Without the necessary experience in the run game, the blocking aspect is so important to Kevin Wilson and Ryan Day. At Ohio State, tight ends need to be all around players at the position who are willing to get involved in the trenches. The Buckeyes will never go away from 11-personnel, but tight ends will also never be a focal point in the passing game either. Below we are going to look at the position requirements in order of value for the Buckeye tight ends.
If you have listened to Day and Wilson throughout the years, this is the most important role the tight end plays in Ohio State’s offense. Throughout Ruckert’s career we saw Luke Farrell in front of him his first two seasons because of his blocking ability, not because Farrell was a dynamic pass catcher. This play below shows Ohio State running one of their traditional zone run plays. Ruckert seals the defensive end and creates the running lane that turns this play into a touchdown. In Ohio State’s offense, this is the main role of the tight end, and this is why Stover returning to this side of the ball was so important.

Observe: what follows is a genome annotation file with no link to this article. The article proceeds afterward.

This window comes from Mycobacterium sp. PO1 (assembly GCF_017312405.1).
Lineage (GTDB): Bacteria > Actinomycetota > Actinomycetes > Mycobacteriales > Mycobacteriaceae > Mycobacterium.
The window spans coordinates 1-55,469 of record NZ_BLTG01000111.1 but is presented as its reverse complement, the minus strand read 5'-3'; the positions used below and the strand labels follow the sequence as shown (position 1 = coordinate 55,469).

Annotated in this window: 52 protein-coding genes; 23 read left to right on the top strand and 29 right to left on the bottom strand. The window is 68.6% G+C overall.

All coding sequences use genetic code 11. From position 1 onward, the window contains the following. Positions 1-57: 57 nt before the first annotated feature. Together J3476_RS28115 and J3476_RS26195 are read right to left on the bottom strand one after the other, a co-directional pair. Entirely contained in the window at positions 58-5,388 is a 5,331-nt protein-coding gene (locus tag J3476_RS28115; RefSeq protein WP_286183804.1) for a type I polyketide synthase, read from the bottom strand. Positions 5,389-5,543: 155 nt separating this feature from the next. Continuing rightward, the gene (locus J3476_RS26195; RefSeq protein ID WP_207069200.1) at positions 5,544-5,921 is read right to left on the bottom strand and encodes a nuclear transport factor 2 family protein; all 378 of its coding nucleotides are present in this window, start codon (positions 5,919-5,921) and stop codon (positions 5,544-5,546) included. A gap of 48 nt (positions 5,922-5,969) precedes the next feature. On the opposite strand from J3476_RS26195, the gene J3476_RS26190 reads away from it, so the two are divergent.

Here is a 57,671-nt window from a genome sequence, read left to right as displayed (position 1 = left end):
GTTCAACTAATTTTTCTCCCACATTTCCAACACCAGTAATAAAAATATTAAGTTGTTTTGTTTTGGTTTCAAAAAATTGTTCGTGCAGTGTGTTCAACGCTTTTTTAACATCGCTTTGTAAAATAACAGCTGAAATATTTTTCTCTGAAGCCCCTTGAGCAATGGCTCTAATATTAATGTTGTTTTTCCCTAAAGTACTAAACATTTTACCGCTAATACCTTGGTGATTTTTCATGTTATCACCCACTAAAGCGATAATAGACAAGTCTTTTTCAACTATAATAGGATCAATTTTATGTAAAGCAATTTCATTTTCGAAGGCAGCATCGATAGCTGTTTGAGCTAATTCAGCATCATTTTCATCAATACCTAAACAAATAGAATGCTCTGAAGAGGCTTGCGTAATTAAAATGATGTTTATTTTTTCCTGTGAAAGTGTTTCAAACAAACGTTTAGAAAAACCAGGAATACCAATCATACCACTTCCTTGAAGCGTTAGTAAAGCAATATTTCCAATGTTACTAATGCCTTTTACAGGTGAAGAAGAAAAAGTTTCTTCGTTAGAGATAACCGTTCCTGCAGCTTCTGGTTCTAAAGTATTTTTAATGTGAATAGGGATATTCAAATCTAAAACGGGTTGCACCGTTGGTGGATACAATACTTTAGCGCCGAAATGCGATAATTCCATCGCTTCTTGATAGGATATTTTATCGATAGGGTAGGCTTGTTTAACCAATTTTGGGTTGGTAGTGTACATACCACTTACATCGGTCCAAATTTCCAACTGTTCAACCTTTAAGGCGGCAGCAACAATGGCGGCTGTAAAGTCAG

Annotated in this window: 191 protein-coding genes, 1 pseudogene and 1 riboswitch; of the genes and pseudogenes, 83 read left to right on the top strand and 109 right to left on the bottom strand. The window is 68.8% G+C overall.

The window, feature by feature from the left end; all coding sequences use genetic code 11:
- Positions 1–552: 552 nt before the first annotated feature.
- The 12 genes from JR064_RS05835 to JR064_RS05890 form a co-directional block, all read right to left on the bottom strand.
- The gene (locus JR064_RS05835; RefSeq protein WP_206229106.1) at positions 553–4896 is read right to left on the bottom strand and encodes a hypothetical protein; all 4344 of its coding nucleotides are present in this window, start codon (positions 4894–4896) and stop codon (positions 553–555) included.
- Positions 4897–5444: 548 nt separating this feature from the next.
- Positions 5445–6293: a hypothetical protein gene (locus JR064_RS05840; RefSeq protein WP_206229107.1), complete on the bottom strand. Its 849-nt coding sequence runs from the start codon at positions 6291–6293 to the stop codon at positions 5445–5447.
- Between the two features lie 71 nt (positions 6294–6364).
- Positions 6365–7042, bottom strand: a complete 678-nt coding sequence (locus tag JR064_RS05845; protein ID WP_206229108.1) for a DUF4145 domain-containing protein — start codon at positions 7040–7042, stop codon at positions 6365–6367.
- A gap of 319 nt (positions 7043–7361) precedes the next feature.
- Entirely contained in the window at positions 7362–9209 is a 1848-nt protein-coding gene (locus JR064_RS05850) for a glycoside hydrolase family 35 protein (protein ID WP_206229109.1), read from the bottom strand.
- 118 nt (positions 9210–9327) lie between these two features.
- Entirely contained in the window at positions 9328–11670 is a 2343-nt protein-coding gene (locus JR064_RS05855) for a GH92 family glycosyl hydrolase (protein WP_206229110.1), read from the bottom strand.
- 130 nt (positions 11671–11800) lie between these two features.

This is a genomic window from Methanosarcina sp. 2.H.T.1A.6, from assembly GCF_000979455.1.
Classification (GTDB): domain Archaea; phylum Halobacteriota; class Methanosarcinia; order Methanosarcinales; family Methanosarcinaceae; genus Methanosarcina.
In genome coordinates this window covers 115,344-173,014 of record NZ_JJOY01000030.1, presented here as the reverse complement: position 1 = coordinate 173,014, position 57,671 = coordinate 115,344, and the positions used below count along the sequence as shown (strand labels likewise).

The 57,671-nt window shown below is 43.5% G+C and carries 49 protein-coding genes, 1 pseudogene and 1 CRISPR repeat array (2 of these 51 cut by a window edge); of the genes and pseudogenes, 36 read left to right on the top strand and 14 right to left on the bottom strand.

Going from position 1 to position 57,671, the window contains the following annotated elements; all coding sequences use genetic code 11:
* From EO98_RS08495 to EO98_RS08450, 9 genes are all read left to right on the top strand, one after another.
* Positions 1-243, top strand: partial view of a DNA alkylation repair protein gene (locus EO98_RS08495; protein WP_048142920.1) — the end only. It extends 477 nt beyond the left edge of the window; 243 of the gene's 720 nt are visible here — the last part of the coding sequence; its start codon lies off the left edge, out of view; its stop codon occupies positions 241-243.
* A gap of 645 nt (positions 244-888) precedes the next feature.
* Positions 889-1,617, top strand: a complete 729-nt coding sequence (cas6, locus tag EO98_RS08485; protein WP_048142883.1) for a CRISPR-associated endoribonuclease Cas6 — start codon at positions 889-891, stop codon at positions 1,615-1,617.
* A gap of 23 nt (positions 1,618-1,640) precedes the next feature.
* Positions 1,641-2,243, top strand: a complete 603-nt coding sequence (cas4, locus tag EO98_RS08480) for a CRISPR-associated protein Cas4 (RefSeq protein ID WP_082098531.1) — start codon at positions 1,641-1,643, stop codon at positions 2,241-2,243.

Ohio State runs a lot of split action and zone lead plays to the outside. Rossi excelled in this role as an H-Back, and this can continue to be a role for him this season even if he is not a true tight end. Once again, the tight end responsibility is shown as Ruckert coming across the formation and makes a huge block on the Rutgers contain defender. This kick out opens up nothing but green grass for the running back. If the tight end can’t get this done, he won’t play in the Ohio State offense.
Tight ends at Ohio State are never the leaders in the passing game, but when they do their jobs well they are rewarded for their work in the trenches. Ruckert made some exceptional catches last year and in his career, but he was one of the more dynamic athletes Ohio State has had at the position in recent memory. The play below shows the more traditional tight end role as a pass catcher. This play was an RPO off of Ohio State’s outside zone concept with a Y-Pop. The hard run action sucks the defense in, and Ruckert is rewarded for his huge block earlier in the game.